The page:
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Publication numberUS6555985 B1
Publication typeGrant
Application numberUS 09/831,474
PCT numberPCT/JP1999/006321
Publication dateApr 29, 2003
Filing dateNov 12, 1999
Priority dateNov 12, 1998
Fee statusPaid
Also published asWO2000030244A1
Publication number09831474, 831474, PCT/1999/6321, PCT/JP/1999/006321, PCT/JP/1999/06321, PCT/JP/99/006321, PCT/JP/99/06321, PCT/JP1999/006321, PCT/JP1999/06321, PCT/JP1999006321, PCT/JP199906321, PCT/JP99/006321, PCT/JP99/06321, PCT/JP99006321, PCT/JP9906321, US 6555985 B1, US 6555985B1, US-B1-6555985, US6555985 B1, US6555985B1
InventorsTohru Kawabata, Yoshihiro Mushika, Osamu Kajino
Original AssigneeMatsushita Electric Industrial Co., Ltd.
Export CitationBiBTeX, EndNote, RefMan
External Links: USPTO, USPTO Assignment, Espacenet
Stepping motor control device
US 6555985 B1
Abstract
In a stepping motor control method using an encoder, a timer means is provided, and an excessive advance of a phase during low rotation is restricted to attain a high speed without compromising stability during low rotation by driving the motor in such a manner that a pre-reversal state is recovered a predetermined time after a voltage reversal and a post-reversal state is recovered after one cycle of an angle detecting means. A device is provided which controls a speed by a pulse generator generating pulses at predetermined intervals, which detects a sudden drop in speed from a predetermined time elapsed from the last pulse, and which detects, when a speed is to be recovered, an abnormal drop in motor rotation independent of the motor rotation speed by changing a threshold value of an elapsed time according to an actual speed, a speed command value and an acceleration command value. A device is provided which controls deceleration by switching from a close-loop control to microstep driving in deceleration, wherein a drive amplitude in microstep drive into a predetermined relation with a drive amplitude in closed-loop control so that unnecessary vibration when switching to microstep driving is prevented while out-of-step is prevented.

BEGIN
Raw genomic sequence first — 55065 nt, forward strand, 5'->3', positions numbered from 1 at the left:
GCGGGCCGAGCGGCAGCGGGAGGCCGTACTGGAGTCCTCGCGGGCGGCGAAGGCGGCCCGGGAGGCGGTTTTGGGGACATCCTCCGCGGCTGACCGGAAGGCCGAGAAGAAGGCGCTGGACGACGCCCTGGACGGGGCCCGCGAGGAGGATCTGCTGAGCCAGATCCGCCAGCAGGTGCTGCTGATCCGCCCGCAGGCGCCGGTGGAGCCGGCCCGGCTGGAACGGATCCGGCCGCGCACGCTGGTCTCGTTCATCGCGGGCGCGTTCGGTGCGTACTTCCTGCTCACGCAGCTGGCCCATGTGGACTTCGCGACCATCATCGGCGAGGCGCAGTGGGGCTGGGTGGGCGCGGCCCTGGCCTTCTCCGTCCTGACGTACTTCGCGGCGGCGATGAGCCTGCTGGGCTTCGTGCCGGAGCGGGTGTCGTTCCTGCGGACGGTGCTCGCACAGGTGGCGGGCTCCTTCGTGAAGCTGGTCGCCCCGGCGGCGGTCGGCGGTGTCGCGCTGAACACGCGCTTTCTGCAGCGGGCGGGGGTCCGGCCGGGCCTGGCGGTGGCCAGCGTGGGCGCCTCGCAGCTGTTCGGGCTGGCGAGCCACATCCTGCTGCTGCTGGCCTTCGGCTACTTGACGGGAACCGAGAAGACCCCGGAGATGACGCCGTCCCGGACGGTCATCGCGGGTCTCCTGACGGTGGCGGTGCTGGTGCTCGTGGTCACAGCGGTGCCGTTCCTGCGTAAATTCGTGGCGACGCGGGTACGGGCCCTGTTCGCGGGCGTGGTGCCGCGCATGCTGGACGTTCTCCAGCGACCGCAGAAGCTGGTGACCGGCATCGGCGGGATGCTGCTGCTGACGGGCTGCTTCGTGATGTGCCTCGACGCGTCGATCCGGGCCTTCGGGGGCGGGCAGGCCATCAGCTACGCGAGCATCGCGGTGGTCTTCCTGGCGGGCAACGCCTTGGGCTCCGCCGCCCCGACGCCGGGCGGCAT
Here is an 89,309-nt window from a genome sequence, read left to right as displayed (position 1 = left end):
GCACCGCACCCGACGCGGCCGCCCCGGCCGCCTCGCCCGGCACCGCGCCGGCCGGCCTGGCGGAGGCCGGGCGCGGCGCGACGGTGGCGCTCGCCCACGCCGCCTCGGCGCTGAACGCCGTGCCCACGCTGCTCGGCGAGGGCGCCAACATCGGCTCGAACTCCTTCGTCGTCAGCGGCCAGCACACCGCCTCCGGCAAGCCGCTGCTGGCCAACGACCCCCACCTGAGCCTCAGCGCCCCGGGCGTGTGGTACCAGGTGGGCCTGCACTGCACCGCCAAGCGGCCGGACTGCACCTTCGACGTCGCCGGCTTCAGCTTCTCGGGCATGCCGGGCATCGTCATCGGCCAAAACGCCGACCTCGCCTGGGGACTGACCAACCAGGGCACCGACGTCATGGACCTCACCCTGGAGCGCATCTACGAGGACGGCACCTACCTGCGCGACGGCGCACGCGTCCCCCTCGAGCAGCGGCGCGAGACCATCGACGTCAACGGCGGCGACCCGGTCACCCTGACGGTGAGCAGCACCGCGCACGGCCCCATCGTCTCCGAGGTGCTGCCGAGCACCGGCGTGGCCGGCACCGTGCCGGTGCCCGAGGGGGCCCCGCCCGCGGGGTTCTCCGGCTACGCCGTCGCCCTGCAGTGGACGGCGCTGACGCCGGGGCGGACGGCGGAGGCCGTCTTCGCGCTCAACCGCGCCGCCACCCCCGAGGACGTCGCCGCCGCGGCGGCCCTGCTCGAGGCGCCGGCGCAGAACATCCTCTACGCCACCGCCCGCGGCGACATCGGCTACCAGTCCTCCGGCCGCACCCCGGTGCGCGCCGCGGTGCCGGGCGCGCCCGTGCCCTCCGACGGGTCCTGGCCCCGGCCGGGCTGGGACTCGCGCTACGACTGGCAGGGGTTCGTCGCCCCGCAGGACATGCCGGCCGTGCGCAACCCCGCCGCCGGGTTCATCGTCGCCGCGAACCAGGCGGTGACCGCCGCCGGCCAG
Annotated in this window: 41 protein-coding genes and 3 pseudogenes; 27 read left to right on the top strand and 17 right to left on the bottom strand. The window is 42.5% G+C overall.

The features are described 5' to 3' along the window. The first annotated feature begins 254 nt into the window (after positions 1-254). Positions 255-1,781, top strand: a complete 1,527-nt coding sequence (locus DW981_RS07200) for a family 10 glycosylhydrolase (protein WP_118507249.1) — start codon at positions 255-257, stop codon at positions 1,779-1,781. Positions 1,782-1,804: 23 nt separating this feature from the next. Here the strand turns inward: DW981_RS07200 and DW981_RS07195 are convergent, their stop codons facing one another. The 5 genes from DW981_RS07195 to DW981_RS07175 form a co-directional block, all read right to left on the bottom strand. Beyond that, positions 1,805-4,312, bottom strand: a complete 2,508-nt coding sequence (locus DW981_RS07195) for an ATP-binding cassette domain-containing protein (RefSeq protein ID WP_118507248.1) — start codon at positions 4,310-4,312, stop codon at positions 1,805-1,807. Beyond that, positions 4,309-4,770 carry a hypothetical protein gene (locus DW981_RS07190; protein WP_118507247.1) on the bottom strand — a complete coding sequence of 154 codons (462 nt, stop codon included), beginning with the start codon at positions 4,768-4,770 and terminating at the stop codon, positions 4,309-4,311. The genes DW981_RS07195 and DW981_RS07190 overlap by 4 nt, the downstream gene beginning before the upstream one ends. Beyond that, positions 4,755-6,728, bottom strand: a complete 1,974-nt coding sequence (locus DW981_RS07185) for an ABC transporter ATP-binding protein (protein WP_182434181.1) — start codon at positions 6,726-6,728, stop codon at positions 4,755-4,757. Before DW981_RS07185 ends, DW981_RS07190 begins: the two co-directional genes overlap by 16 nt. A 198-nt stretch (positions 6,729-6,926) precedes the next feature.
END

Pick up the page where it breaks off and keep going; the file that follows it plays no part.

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Claims(20)
What is claimed is:
1. A stepping motor control device, comprising:
a stepping motor including a rotor having magnetic poles equally spaced in a circumferential direction at intervals of an angle of θ, and M-phase excitation coils (M is an integer greater than or equal to two, and the M-phase does not include a reverse phase);
driving means for supplying a driving current having a plurality of levels to the excitation coil in accordance with command values;
command value generating means for generating the command value, where the driving current takes a different value having at least K levels (K is an integer);
rotational angle detecting means for generating n pulses (n is an integer satisfying n≧MK) corresponding to rotation of the rotor; and
excitation switching timing generating means for selecting pulses from the n pulses of the rotational angle detecting means in a predetermined order, and generating an excitation switching timing in the K levels to each M-phase excitation coil,
wherein in accordance with an output of the excitation switching timing generating means, the command value generating means switches between a first command value for supplying a positive first driving current to the excitation coils, a second command value for supplying a negative second driving current whose direction is reverse to that of the first driving current to the excitation coils, and a third command value for supplying a third driving current taking a value between the first and second driving currents to the excitation coils, where K is three or more, and generates a command value which causes a lead angle in excitation to be increased in such a direction as to compensate a delay in excitation due to inductance of the excitation coils, and thereafter, generates a command value which causes a lead angle in excitation to be smaller than that lead angle.